Thought I Was Done With Silkworms!

English: Fourth Instar Silkworm Larvae

Oh drat, hubby walked through the door today with a huge box of silkworms. His student, who happens to be a school teacher, begged him to please take a couple as she simply had too many and was battling to feed them and care for them. A few – try like about 200.

Since my eldest was a little tot, we have had silkworms, cycle after cycle. Sigh. I thought I was done with them until now. My 6 year old is just in heaven at his first batch of silkworm pets. To demonstrate their friendliness and gentleness, I pick up a few and name them. That was short lived for there really are far too many. As a little tease, I take the fattest worm and pretend to eat him ūüėČ but he just clings to me like velcro. Explaining to my son how they love to hug, their legs just cling to you for ‘worm hugs’. It works eventually – no fear there. ‘But mom, please don’t eat my pets’

I knew my eldest sister was and still is petrified of silkworms and every time she came over, my eldest would secretly put one on her shoulder. I was a classic case of ninja moves when she eventually spotted the little thing.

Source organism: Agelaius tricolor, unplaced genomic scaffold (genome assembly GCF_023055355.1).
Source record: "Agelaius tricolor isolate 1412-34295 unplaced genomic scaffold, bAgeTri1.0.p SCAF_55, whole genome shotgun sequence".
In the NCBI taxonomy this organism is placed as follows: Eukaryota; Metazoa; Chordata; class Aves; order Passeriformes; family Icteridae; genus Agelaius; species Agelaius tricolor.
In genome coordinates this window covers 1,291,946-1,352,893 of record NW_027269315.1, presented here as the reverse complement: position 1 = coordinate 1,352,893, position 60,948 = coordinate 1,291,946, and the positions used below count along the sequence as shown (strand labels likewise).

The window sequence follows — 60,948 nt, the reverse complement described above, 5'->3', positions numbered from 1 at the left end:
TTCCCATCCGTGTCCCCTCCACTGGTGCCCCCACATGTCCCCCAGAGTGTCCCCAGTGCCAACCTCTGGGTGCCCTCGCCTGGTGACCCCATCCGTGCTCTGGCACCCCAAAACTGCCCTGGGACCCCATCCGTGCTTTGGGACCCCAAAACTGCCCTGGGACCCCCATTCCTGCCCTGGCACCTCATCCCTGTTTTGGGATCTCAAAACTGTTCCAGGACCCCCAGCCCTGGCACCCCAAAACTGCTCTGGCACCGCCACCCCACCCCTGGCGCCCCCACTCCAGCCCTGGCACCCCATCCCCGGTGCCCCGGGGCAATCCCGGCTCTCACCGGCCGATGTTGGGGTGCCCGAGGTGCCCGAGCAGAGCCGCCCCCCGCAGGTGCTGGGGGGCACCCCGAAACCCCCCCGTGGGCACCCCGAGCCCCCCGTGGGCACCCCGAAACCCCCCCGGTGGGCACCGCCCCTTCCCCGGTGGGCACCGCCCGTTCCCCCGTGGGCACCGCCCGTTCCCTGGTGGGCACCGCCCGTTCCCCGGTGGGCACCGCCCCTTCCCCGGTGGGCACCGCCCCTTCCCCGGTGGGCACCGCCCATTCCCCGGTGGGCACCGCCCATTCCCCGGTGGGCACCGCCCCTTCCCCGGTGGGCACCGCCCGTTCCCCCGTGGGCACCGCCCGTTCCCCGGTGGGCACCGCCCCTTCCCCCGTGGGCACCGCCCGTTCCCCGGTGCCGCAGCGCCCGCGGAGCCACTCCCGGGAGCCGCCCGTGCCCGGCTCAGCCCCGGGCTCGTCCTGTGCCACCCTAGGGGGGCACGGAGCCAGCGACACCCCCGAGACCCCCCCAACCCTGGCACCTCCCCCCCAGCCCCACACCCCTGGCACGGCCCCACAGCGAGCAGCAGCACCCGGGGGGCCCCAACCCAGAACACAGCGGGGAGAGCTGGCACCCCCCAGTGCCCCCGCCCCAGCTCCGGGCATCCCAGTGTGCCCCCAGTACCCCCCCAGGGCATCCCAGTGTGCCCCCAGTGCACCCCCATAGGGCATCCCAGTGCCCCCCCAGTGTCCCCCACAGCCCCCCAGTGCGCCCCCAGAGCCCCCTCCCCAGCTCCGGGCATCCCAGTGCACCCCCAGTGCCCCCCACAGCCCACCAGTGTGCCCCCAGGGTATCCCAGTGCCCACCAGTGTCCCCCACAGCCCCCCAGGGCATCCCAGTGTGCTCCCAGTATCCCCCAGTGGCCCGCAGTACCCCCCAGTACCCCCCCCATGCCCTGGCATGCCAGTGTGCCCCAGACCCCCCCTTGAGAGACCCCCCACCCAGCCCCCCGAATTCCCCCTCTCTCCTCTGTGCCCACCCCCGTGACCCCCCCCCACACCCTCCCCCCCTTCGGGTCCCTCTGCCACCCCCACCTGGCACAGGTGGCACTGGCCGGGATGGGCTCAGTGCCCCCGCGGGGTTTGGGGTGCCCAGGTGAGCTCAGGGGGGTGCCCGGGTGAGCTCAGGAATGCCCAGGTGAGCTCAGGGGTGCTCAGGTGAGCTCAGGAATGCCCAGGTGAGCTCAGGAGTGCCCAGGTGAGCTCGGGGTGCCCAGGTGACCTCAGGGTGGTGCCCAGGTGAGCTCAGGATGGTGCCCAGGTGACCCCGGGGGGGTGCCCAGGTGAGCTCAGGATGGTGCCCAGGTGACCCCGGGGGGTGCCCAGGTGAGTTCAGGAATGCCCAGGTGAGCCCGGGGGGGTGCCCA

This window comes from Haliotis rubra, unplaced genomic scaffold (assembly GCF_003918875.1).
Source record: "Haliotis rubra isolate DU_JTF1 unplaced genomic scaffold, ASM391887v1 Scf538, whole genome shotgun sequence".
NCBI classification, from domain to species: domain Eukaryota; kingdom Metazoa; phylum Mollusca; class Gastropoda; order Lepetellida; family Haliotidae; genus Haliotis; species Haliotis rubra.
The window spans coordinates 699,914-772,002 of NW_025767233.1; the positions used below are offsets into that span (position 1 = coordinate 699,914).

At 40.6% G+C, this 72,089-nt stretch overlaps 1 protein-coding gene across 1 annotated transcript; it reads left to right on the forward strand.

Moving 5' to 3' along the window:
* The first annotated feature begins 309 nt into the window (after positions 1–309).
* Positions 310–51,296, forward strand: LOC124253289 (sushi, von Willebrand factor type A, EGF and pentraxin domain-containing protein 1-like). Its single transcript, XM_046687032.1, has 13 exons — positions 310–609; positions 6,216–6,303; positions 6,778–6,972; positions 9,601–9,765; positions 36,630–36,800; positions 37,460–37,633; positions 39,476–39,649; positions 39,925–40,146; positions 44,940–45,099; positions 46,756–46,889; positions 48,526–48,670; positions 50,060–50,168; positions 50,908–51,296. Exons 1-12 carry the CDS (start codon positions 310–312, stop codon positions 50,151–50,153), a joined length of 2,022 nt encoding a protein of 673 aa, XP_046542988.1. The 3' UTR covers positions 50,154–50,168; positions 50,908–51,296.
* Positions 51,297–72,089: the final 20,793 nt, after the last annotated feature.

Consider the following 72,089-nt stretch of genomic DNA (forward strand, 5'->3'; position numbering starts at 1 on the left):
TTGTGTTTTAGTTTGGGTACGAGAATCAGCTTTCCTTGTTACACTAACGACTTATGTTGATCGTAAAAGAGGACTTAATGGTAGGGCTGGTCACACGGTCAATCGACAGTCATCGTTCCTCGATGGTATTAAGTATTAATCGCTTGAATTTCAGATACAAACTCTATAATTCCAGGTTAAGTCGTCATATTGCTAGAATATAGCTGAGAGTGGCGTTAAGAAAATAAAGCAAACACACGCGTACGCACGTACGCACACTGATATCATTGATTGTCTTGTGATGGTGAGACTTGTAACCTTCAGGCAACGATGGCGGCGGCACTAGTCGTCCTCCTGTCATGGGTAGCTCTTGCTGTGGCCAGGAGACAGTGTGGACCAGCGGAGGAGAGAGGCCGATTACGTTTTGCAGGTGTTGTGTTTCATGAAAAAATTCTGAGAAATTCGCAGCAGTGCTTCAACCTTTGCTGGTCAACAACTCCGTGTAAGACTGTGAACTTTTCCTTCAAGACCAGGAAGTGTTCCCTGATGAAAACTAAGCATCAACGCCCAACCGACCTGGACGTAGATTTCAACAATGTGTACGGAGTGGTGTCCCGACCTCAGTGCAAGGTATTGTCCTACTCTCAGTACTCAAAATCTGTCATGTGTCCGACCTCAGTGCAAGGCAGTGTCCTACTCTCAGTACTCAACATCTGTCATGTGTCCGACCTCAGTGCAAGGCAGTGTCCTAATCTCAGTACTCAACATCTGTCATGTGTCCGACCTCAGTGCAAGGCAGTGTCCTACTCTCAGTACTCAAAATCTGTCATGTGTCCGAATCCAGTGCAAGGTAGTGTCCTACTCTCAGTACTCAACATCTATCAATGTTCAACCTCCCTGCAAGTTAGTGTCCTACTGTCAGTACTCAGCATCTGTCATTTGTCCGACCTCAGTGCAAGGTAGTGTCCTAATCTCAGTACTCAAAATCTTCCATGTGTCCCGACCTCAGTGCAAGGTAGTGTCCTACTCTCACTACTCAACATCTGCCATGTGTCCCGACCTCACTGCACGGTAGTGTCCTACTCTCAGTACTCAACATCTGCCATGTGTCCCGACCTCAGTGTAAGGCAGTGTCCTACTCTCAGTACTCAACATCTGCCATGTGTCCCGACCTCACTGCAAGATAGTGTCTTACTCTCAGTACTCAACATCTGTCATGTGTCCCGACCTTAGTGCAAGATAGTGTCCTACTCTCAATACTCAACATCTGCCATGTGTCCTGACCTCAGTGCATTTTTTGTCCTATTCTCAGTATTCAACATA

It’s the same thing with my youngest sister – my eldest secretly puts Mr Curly aka a curly hair tarantula on her shoulder while visiting. Now her reaction takes the cake as she’s a bit of an¬†arachnophobic¬†. I should film it next time for YouTube ūüėČ

The joys of a house full of boys. Part and parcel.

Living life

xxx

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I Met A Dying Man.

AIDS Awareness

AIDS Awareness

In July I ventured into a new industry, while out on course, I met and made friends with new faces. One person in particular I found to be so much like me, easy to laugh, talkative, funny and friendly. Needless to say, when we were given a practical we seemed naturally to group together. After the course we stayed in contact and have developed a friendship. Early August she called me up to say she was visiting her father who lived down the road from where I stayed. Quick arrangements and there I stood knocking on her door.

When I went in, I received such a warm welcome from all her family. In the kitchen were a group of young boys washing dishes, drying, packing away, laughing and chatting. After I introduced myself I joked about how I think my eldest son could learn from them as he refuses to was a single dish – ever !!

I then met her father along with all the other family. Her father was¬†frail, weak and very thin. He was just back from yet another stay in the hospital. I asked her what was ‘wrong’ with her father. ‘He has AIDS‘ she replied. I got such a lump in my throat. He didn’t just have AIDS – he was dying.

It’s the second time in my life I have been in the presence of a dying person. When I say dying – I mean literally on their last days. I was familiar with Cancer and lost a handful of friends and family to that. I know AIDS is of huge concern here in Africa but this was only the second time I had met someone this close to the end.